[1712-36-3] · C7H8O4 · Dimethyl 2,3-Pentadienedioate · (MW 156.15)
(reactive in Diels-Alder cycloadditions that yield homophthalate diesters1 and six-membered heterocycles,2 in dipolar cycloadditions that yield five-membered heterocycles,3 and in tandem conjugate addition-cyclization reactions to yield various heterocyclic systems4)
Alternate Name: 1,3-dimethoxycarbonylallene.
Physical Data: bp 58 °C/0.02 mmHg.
Solubility: sol THF, benzene, acetonitrile, DME, MeOH.
Analysis of Reagent Purity: 1H NMR (CDCl3) d 3.81 (s, 6H), 6.10 (s, 2H). IR (film) cm-1 1970, 1720, 1440.
Preparative Methods: although not commercially available, dimethyl 2,3-pentadienedioate can be prepared by the route outlined in eq 15 to give approximately 13 g of the reagent per run.
Purification: vacuum distillation.
Handling, Storage, and Precautions: dimethyl 2,3-pentadienedioate (1) polymerizes during distillation, necessitating that purification by this method be carried out in small batches. Upon standing, even overnight at refrigerator temperature, (1) becomes yellow and then orange and viscous. Preparation of amounts of (1) that will be immediately consumed, or storage of the vinyl chloride precursor and conversion to (1) as needed, appear to be warranted. This reagent should be handled in a fume hood.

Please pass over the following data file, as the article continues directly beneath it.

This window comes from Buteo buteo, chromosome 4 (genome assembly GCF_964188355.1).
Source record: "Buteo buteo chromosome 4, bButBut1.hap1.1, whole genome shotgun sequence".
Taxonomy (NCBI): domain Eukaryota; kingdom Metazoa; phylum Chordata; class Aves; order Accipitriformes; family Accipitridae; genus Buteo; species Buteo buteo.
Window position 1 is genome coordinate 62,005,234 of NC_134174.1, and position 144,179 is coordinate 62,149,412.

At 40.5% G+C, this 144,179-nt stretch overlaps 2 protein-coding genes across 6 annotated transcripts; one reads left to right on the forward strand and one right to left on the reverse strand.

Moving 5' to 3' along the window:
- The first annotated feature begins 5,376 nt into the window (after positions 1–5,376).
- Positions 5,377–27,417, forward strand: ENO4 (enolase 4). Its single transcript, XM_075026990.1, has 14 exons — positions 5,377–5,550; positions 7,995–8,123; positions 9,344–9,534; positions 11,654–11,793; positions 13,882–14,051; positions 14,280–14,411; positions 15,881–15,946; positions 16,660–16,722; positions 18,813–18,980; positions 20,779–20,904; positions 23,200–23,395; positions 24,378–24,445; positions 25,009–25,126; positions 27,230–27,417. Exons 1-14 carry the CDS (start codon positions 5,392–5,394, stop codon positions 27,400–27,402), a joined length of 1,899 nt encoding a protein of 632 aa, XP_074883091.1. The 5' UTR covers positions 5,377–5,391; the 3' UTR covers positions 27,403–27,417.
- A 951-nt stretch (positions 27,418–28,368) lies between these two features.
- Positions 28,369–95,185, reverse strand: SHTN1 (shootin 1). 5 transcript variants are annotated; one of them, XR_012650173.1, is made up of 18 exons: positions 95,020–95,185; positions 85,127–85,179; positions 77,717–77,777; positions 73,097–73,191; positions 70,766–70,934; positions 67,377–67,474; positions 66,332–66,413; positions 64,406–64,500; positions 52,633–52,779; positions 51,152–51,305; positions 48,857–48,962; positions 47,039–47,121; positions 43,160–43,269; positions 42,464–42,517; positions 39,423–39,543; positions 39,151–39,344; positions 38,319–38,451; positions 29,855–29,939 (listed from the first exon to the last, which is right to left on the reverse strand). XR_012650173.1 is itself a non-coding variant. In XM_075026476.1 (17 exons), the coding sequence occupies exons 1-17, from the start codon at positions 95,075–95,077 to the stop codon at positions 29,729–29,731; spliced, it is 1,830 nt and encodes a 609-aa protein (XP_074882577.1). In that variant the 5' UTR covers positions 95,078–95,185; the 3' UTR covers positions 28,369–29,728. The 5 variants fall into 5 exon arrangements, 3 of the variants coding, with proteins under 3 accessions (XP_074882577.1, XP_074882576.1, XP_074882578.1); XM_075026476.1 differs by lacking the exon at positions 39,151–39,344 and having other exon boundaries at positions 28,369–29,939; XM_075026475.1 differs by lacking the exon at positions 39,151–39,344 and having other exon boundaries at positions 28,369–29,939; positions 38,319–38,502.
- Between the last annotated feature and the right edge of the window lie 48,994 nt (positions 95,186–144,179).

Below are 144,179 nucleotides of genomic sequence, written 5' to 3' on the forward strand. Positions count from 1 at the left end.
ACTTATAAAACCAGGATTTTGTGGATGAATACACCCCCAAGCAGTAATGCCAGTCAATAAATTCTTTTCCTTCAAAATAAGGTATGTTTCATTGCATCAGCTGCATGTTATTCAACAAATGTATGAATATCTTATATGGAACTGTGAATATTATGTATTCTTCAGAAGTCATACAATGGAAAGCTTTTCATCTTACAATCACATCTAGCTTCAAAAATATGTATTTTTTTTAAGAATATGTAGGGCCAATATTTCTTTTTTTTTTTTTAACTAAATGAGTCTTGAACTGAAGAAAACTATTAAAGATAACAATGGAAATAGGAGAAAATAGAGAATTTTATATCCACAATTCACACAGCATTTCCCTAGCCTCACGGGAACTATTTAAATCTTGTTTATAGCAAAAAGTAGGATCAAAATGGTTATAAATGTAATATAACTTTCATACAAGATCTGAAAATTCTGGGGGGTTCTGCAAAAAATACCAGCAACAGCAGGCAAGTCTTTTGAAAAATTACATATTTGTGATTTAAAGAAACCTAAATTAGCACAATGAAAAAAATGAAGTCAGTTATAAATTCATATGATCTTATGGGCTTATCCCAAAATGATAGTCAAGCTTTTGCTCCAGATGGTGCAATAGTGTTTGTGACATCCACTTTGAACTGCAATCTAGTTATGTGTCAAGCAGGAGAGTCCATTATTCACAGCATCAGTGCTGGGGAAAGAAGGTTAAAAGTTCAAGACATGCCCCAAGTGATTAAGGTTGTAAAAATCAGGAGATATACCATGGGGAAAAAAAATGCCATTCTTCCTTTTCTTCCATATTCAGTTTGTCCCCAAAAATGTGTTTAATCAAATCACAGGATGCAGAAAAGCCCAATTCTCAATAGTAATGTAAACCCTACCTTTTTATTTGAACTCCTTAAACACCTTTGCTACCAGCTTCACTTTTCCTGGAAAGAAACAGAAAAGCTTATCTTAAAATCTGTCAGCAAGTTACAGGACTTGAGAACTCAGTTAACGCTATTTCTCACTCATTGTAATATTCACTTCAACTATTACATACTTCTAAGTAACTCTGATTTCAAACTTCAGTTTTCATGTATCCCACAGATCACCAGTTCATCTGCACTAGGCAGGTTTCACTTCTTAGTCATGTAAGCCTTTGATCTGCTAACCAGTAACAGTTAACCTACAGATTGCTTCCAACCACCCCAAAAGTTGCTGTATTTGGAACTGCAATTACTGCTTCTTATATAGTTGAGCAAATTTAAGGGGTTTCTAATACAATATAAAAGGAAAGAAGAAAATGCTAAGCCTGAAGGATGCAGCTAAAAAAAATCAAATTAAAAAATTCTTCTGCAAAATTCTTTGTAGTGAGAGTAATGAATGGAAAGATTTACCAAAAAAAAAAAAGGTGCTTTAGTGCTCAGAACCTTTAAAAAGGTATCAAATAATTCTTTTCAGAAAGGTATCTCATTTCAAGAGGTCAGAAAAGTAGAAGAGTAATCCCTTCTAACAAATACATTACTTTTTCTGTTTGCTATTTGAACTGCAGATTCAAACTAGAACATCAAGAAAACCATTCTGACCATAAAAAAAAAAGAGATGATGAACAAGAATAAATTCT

By reaction with suitable dienes, especially reactive oxygenated examples, and subsequent aromatization, (1) serves as a building block for the synthesis of substituted homophthalate esters. In the example shown (eq 2),1a aromatization occurs by loss of methanol from the primary cycloadduct.
Alternatively, loss of carbon dioxide (eq 3)6 or ethylene7 from appropriate primary cycloadducts give homophthalate esters.
Reagent (1) has been shown to engage certain heterodienes2,8 in [4 + 2] cycloadditions to yield six-membered heterocyclic systems (eq 4).
Reagent (1) also enters into dipolar cycloadditions, examples involving nitrones (eq 5)3a and azides3b being well documented.
A number of applications of this reagent in transformations that are best characterized as tandem conjugate addition-cyclization reactions have been reported. These processes may combine conjugate addition of a carbon nucleophile with acylation of a heteroatom, as in eq 6,4a or conjugate addition of a heteroatom and acylation at carbon, as in eq 7.4b However, most often, heteroatoms play both nucleophilic roles (eqs 8 and 9).4c-e
Alternatively, heteroatom conjugate additions in tandem with aldol (eq 10)8 and Dieckmann (eq 11)4c condensations allow (1) to give rise to heterocyclic structures in which both reagent-derived carboxyl groups appear as substituents.
Charles S. Swindell
Bryn Mawr College, PA, USA